Background: Treatment of vomiting in acute gastroenteritis can increase the rate of successful oral rehydration therapy (ORT) and lower the need for intravenous fluid administration. The aim of this study was to investigate the role of ondansetron in decreasing vomiting and duration of hospitalization in 6 month to 14 year old children.

Methods: In 2010, a double blind randomized controlled trial was carried out based on 100 children between six months and 14 years old with acute gastroenteritis and vomiting. Each child satisfied the inclusion criteria and agreed to participate in the study after receiving a complete explanation about the study. Participants were randomly divided into two groups to either receive intravenous ondansetron (single dose of 0.15mg/kg) or an intravenous placebo (5% dextrose water). The duration of hospitalization and number of vomiting episodes were compared between the two groups 4 hours after treatment. Data were analyzed using SPSS16 software.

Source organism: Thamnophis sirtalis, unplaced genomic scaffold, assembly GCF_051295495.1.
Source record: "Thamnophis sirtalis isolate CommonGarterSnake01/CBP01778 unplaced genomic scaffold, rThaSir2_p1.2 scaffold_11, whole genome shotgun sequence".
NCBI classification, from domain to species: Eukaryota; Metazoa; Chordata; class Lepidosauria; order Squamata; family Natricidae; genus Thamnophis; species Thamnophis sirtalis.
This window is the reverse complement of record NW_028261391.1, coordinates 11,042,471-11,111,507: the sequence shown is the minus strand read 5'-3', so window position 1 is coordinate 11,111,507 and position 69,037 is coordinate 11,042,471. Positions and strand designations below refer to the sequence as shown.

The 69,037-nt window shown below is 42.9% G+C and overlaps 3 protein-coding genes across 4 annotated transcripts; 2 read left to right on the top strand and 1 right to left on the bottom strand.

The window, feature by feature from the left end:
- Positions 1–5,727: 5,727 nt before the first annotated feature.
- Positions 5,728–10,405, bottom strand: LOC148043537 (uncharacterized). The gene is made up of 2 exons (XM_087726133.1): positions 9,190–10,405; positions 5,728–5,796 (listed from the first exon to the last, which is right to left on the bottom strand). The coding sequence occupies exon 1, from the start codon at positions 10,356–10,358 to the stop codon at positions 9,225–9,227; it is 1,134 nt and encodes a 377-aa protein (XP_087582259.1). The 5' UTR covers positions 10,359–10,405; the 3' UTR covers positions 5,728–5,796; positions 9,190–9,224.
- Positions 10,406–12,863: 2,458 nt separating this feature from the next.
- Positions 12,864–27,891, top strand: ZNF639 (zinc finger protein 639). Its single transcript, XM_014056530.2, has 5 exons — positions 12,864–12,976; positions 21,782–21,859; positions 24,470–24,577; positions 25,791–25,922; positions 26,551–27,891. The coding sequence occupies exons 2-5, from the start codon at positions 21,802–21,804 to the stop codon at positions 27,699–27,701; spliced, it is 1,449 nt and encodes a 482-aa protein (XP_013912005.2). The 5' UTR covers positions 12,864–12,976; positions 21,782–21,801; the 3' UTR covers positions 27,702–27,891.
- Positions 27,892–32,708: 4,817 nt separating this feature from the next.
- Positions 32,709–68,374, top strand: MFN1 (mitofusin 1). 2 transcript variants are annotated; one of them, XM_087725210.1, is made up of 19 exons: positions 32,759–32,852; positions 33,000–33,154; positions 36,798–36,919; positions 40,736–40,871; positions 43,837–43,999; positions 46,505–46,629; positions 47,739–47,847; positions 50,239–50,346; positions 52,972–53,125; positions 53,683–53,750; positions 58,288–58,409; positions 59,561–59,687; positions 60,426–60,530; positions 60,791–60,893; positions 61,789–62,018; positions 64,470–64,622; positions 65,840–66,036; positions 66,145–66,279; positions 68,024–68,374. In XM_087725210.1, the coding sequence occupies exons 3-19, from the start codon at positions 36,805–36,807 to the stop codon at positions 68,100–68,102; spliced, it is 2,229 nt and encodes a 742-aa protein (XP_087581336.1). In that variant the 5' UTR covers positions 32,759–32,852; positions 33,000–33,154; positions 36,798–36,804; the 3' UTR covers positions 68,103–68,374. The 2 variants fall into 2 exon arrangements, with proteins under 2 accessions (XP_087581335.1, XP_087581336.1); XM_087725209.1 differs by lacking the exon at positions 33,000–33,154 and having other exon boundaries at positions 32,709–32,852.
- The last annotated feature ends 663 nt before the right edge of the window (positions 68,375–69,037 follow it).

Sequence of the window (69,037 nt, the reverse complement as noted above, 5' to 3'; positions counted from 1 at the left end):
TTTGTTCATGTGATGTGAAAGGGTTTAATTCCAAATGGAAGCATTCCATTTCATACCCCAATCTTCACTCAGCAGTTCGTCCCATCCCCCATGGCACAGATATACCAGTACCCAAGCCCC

Results: Duration of hospitalization was 38.30±18.62 hours in those receiving ondansetron and 45.10±25.79 hours in the control group. There was no statistically significant difference between the two groups (P=0.352). The number of vomiting episodes was 0.06±0.23 in the ondansetron group and 0.58±0.90 in the control group. This difference is statistically significant (P=0.000). No adverse effects were seen in either group relating to the drug.

Conclusions: This study demonstrated that intravenous ondansetron can effectively reduce the frequency of vomiting associated with acute gastroenteritis. We recommend administration of ondansetron for management of children with acute gastroenteritis but further studies with a larger sample size would be beneficial.


Key words: Ondansetron, acute gastroenteritis; vomiting; oral rehydration therapy (ORT)  
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